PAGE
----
Houston Methodist. Leading Medicine

Shoulder FAQ


Well, I'm ready to throw the towel in. Despite massage, acupuncture, and six-months with an osteopath, my shoulder is still painful from an impingement problem. Surgery is the next step. But the question is: do I go with the surgeon who does arthroscopic surgery or the one who does open incisions? Does it even matter?


Ever since arthroscopic surgery became a possibility for shoulder surgery, surgeons have been debating and comparing the open incision technique against arthroscopy for shoulder impingement syndrome. Which one is better? Does it even matter in the end? The results of a recent meta-analysis may be able to answer the question once and for all for acromioplasty. Acromioplasty is the removal of the end of the acromion, the round end of a curved piece of bone that comes from the back of the scapula (shoulder blade) over the top of the shoulder. Some of the shoulder muscles of the rotator cuff pass under the acromion as they travel from the scapula to the humerus (upper arm bone). And for various reasons, the rotator cuff can get pinched there causing the painful problem you have called subacromial impingement syndrome. Subacromial just means under the acromion. A meta-analysis has the power to end debates because it provides enough subjects to reach some final conclusions. After searching all the medical literature published from 2000 to 2007 plus all the presentations made on the topic at four major orthopedic meetings held during that time, the authors were able to come to shed some light by comparing results between the two procedures. They found nine studies that directly compared arthroscopic versus open acromioplasty surgeries. It turns out that by the end of 12 months (one full year), patients had equal results in terms of complications after surgery and final outcomes such as range-of-motion, pain, and function. And patients reported equal levels of satisfaction with either procedure. It's what happens during those 12 months that's of significance. For example, patients undergoing the arthroscopic procedure were able to leave the hospital faster and go back to work sooner. On average, patients having the arthroscopic procedure were back at work two weeks before patients in the open acromioplasty group. And the open acromioplasty took longer, so combined with lost wages from a delay in return-to-work, there was more expense for operative time with the open technique. The authors of the meta-analysis concluded that although arthroscopic acromioplasty isn't superior to open incision surgery in every way, it does have some important socioeconomic advantages to consider. A. David Davis, MD, et al. Arthroscopic Versus Open Acromioplasty. In The American Journal of Sports Medicine. March 2010. Vol. 38. No. 3. Pp. 613-618.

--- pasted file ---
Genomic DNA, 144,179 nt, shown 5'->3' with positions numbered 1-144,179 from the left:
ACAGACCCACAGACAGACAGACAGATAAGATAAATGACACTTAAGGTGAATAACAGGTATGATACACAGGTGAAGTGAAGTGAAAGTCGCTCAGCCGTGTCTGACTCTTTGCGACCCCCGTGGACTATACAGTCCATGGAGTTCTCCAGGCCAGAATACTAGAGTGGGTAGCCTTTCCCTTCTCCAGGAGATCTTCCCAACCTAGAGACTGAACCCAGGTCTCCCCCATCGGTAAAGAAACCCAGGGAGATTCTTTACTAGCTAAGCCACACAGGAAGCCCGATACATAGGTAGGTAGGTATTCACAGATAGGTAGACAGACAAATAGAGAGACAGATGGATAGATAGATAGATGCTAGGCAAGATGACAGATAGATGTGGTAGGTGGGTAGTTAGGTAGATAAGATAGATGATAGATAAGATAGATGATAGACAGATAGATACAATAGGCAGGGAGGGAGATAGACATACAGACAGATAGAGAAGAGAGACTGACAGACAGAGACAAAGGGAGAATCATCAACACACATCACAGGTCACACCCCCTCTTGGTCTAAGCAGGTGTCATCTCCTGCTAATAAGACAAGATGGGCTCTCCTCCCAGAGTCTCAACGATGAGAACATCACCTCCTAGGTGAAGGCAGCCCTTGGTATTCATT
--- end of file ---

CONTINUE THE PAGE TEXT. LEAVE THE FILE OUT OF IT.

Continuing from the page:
*Disclaimer:* The information contained herein is compiled from a variety of sources. It may not be complete or timely. It does not cover all diseases, physical conditions, ailments or treatments. The information should NOT be used in place of visit with your healthcare provider, nor should you disregard the advice of your health care provider because of any information you read in this topic.
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